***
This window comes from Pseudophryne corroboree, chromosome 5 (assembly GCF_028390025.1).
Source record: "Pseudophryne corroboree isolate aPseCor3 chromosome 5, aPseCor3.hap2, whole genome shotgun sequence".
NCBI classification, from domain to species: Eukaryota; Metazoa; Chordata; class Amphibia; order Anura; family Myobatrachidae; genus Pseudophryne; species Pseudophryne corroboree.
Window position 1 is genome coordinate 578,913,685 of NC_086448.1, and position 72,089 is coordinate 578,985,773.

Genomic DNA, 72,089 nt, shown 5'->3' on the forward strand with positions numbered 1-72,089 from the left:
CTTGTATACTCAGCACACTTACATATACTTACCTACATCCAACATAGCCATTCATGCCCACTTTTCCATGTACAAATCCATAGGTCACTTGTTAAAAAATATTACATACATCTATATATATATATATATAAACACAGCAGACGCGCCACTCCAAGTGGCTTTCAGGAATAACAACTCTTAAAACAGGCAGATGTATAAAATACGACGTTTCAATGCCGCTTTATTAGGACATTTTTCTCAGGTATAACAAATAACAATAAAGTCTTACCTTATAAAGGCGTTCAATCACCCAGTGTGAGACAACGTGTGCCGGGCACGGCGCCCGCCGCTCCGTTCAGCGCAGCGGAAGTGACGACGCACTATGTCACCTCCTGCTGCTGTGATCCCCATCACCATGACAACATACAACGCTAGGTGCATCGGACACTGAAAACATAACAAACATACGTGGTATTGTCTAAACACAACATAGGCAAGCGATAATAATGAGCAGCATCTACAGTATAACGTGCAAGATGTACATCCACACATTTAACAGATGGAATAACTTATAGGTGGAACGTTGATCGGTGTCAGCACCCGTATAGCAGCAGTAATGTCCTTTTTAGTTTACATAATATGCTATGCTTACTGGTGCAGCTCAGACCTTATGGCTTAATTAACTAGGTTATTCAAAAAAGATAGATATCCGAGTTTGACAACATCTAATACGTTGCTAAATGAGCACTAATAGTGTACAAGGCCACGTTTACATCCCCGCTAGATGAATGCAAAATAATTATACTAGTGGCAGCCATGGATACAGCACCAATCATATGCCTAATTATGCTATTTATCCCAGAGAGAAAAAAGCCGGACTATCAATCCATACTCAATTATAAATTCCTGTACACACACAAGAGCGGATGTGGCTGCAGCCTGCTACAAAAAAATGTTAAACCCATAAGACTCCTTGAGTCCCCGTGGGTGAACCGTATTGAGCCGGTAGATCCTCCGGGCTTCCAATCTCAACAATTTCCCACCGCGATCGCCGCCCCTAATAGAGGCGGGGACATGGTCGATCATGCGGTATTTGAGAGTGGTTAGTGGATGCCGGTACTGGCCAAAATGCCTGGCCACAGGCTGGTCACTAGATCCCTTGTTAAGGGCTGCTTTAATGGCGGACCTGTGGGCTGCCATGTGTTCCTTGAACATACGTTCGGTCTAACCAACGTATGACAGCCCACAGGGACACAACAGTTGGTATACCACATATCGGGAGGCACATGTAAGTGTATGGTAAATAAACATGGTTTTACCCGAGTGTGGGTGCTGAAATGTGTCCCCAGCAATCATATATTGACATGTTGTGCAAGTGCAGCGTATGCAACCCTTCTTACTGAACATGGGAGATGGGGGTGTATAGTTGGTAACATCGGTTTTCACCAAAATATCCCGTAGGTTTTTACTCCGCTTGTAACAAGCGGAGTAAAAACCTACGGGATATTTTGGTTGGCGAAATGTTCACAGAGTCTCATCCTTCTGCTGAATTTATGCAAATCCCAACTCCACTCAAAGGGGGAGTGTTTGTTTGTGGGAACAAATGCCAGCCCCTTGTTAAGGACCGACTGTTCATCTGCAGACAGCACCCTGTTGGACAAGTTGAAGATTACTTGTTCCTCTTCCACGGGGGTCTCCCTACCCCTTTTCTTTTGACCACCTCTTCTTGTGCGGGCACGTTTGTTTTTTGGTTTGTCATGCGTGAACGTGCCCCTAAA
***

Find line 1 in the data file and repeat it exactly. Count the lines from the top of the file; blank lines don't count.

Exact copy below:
This window comes from Pseudophryne corroboree, chromosome 5 (assembly GCF_028390025.1).